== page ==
Have you noticed that it is now impossible to read a newspaper or magazine that does not have the word "green" in at least one headline?
Green in this context, of course, means environmentally friendly.
Almost anything you buy now has a "green" aspect to it.
Home furnishings retailer Crate & Barrel has been running full-page magazine ads in which they hardly mention the style or comfort of the couch they are selling, only how environmentally responsible they have been in manufacturing it.
Green is apparently where it's at these days.
So I thought maybe I should reconsider shopping at Planet Natural.
Planet Natural sells "natural products for home, lawn and garden."
Their slogan is: "Good stuff for your world!"
I like to see myself as a man who adds good stuff to the world.
But on the other hand especially after that hand has flipped through the pages of the Planet Natural catalog maybe I am not really ready to be this green.
I mean, really: Do I look like somebody who is in the market for worm castings? I just do not see me calling the 800-number for the 33-pound bag of worm poop.
Ditto for Sup'r Green Chicken Manure ("Great for mulching and moisture retention too!") and the Steer Manure Blend ("May be used as a top dressing for established lawns.")
You see, I don't feel these products would enhance my standing in my neighborhood. Yes, I would have the only green mulch and the only lawn overlaid with manure, but I see this form of individualism as coming with a serious social stigma.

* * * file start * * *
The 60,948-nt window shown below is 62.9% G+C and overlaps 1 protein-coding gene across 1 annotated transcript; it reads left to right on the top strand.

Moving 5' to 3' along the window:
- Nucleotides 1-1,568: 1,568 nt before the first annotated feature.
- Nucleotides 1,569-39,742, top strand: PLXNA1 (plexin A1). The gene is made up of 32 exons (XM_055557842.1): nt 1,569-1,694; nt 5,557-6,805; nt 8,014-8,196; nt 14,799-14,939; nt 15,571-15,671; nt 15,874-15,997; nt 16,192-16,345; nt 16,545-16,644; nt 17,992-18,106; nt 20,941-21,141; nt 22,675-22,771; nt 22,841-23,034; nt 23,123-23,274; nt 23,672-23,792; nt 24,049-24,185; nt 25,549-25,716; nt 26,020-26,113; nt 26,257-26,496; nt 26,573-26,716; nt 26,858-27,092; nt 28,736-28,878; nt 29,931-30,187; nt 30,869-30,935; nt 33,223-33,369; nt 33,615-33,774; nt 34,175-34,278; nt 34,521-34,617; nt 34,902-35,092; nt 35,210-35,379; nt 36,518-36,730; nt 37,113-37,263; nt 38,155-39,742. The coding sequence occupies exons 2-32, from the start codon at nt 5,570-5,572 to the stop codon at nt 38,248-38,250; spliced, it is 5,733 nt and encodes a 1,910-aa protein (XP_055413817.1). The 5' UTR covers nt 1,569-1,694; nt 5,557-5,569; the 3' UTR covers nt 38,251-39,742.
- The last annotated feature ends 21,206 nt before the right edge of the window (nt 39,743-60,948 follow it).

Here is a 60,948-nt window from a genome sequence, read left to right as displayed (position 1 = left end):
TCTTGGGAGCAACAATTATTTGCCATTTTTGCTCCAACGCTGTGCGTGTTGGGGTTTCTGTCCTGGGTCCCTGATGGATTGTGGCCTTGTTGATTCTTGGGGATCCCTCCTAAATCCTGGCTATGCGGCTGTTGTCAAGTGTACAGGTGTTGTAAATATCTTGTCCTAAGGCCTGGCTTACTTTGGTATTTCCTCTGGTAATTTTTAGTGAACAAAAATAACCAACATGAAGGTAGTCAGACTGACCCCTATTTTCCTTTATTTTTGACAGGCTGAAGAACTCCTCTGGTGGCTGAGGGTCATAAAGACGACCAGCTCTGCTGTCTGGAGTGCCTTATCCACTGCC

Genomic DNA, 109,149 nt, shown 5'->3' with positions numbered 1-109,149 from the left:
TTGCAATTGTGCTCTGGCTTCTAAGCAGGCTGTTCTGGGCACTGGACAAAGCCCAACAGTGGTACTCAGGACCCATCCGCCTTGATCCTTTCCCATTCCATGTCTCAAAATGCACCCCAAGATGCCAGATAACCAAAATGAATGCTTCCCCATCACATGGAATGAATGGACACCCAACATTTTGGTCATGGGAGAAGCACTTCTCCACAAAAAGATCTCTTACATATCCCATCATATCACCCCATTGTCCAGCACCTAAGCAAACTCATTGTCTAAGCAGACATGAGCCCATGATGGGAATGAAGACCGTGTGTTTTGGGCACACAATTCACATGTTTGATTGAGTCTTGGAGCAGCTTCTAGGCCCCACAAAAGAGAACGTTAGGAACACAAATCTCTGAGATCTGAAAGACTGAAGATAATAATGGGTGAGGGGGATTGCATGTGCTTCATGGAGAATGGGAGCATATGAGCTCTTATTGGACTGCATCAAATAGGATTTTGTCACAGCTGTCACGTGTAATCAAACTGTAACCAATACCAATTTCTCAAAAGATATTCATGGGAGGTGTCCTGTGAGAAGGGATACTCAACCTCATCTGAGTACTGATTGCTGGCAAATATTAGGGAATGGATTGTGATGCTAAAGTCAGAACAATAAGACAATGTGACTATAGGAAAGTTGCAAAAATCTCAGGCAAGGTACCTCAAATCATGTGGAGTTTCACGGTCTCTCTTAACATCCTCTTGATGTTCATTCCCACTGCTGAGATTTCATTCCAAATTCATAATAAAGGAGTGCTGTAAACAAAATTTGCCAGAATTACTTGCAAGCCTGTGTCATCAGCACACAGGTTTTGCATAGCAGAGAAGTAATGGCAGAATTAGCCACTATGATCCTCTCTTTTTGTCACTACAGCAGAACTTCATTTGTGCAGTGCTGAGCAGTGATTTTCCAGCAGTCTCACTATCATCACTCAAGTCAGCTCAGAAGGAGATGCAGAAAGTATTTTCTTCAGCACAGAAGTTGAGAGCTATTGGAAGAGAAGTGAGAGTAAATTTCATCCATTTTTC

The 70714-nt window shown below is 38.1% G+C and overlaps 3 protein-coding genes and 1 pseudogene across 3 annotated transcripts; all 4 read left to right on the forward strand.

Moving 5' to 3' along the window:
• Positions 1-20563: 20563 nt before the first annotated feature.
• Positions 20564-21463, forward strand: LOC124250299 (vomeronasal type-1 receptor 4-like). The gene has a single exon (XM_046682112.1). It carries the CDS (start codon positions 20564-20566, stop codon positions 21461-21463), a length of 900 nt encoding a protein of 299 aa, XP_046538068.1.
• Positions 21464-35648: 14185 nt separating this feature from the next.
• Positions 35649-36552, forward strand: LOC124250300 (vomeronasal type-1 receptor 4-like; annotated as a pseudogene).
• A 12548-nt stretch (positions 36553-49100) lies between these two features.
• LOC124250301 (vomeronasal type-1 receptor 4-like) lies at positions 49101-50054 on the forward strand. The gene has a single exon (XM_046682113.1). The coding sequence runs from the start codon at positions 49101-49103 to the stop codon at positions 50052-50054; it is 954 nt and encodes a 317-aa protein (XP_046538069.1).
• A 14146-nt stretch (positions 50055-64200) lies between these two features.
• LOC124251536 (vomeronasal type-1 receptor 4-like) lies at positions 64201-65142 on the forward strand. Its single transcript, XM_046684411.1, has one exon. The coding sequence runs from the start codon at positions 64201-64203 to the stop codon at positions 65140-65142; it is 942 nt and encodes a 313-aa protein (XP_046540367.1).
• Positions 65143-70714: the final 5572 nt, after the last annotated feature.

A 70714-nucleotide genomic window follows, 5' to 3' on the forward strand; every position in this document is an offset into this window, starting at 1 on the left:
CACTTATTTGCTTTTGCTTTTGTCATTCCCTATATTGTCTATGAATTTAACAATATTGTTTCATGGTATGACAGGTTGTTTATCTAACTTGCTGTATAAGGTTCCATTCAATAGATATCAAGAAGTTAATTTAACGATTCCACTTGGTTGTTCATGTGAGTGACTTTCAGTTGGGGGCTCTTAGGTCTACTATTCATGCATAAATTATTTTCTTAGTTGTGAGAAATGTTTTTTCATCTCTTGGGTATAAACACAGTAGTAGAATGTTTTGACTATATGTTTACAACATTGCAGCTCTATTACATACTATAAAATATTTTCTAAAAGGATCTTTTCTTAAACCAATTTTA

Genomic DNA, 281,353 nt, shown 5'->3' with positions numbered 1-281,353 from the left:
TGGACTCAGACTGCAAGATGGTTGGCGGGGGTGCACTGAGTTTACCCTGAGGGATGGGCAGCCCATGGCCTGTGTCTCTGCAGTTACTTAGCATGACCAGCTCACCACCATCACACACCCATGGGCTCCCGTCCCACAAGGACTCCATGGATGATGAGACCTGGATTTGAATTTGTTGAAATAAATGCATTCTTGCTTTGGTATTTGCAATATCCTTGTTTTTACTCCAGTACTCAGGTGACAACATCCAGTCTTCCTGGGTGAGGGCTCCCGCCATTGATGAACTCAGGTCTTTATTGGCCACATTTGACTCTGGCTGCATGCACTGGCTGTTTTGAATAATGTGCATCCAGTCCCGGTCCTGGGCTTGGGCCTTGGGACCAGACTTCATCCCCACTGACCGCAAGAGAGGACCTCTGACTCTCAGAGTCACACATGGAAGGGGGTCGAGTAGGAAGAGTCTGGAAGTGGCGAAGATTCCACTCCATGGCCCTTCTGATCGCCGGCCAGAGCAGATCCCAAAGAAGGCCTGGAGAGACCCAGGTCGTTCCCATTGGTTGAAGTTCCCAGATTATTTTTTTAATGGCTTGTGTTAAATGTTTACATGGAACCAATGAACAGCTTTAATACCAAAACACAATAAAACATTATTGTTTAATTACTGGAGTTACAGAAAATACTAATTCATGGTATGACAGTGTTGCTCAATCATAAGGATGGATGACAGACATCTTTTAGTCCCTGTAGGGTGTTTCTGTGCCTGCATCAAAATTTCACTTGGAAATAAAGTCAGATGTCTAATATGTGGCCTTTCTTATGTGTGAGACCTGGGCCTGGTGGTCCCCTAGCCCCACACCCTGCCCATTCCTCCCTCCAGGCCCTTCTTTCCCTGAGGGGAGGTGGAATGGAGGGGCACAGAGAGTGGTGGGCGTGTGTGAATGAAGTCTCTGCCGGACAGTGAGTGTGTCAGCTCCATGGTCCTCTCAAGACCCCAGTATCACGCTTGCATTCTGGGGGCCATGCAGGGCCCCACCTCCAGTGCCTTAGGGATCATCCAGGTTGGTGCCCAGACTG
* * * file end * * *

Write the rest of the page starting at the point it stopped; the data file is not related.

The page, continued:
Maybe I could get away with spreading the "Glacial Rock Dust" (they show it on their Web site at $6.95 for a 5-pound bag), but you know what I'm thinking? I'm thinking they are trying to sell me a bag of lime with a fancy name.
They are right up front with some of their other products, though.
They do not in any way try to romance their Desert Bat Guano, their Organic Fish Fertilizer or their Seabird Guano.
In case you are wondering, the seabird droppings are apparently the way to go. According to the description, there is something like twice the nitrogen in the seabird guano as in the desert bat guano. Likewise, the organic fish powder has four times the nitro of the organic fish fertilizer.
This tells me you have to be really careful if you are in the market for wacky fertilizers.
Now I truly was interested in the composting section of the Planet Natural catalog. You see, I've been recycling yard waste from way back.
But I really don't think I need the "Compost Corral" or the "Compost Thermometer." I've found that if you just pile the stuff up and let it sit there long enough, it turns into compost no matter what.
I did like the "Big Stinky Fly Trap" and the "Bird Scaring Balloon." But probably not enough to place an order.
And wouldn't I be popular around the house if I bought some stuff from the "Beneficial Insects" page? Let's see: Maybe the gallon container of 72,000 lady bugs would be a good starting point. Or perhaps the 150,000 Trichogramma wasps (to destroy moth eggs) would be the smarter purchase. I'll have to think about that one.
I perked up when I saw their "Lawn Repair" product. But on closer reading, I determined that it wouldn't have worked for me. My lawn was gouged by a city snow plow. And the Planet Natural product is for places where your dog has peed.
On reflection, I feel bad that I cannot use more of these natural products.
But it did occur to me that I can be your Green Columnist. Here's how: First, collect a cup or more of organic rainwater. Then clip this column each week and tear it into narrow strips. Combine the rainwater with the column scraps and puree in a blender for 30 seconds. Pour onto any garden plant.
I am sure this will work at least as well as Desert Bat Guano.